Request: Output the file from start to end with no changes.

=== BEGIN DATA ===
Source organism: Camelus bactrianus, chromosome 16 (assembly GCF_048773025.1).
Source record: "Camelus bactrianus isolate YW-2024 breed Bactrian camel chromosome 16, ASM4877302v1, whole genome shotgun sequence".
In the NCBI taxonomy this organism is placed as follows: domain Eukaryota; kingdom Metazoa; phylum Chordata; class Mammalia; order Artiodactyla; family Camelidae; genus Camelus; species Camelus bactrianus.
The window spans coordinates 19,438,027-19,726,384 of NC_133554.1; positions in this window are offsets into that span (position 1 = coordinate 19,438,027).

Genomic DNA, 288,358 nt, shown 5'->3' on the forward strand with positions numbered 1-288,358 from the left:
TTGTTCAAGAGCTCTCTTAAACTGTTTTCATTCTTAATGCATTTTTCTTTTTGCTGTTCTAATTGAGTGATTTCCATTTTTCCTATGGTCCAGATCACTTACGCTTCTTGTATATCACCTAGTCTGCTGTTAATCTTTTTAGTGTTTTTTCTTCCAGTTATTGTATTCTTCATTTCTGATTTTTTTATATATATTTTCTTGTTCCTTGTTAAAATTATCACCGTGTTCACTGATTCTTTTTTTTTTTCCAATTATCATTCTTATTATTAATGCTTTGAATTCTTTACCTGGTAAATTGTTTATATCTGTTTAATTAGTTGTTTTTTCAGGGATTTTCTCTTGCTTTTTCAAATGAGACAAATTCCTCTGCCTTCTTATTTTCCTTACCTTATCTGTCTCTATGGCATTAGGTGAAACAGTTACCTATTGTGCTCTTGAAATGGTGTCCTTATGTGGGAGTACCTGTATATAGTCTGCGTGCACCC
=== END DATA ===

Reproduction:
Source organism: Camelus bactrianus, chromosome 16 (assembly GCF_048773025.1).
Source record: "Camelus bactrianus isolate YW-2024 breed Bactrian camel chromosome 16, ASM4877302v1, whole genome shotgun sequence".
In the NCBI taxonomy this organism is placed as follows: domain Eukaryota; kingdom Metazoa; phylum Chordata; class Mammalia; order Artiodactyla; family Camelidae; genus Camelus; species Camelus bactrianus.
The window spans coordinates 19,438,027-19,726,384 of NC_133554.1; positions in this window are offsets into that span (position 1 = coordinate 19,438,027).

Genomic DNA, 288,358 nt, shown 5'->3' on the forward strand with positions numbered 1-288,358 from the left:
TTGTTCAAGAGCTCTCTTAAACTGTTTTCATTCTTAATGCATTTTTCTTTTTGCTGTTCTAATTGAGTGATTTCCATTTTTCCTATGGTCCAGATCACTTACGCTTCTTGTATATCACCTAGTCTGCTGTTAATCTTTTTAGTGTTTTTTCTTCCAGTTATTGTATTCTTCATTTCTGATTTTTTTATATATATTTTCTTGTTCCTTGTTAAAATTATCACCGTGTTCACTGATTCTTTTTTTTTTTCCAATTATCATTCTTATTATTAATGCTTTGAATTCTTTACCTGGTAAATTGTTTATATCTGTTTAATTAGTTGTTTTTTCAGGGATTTTCTCTTGCTTTTTCAAATGAGACAAATTCCTCTGCCTTCTTATTTTCCTTACCTTATCTGTCTCTATGGCATTAGGTGAAACAGTTACCTATTGTGCTCTTGAAATGGTGTCCTTATGTGGGAGTACCTGTATATAGTCTGCGTGCACCC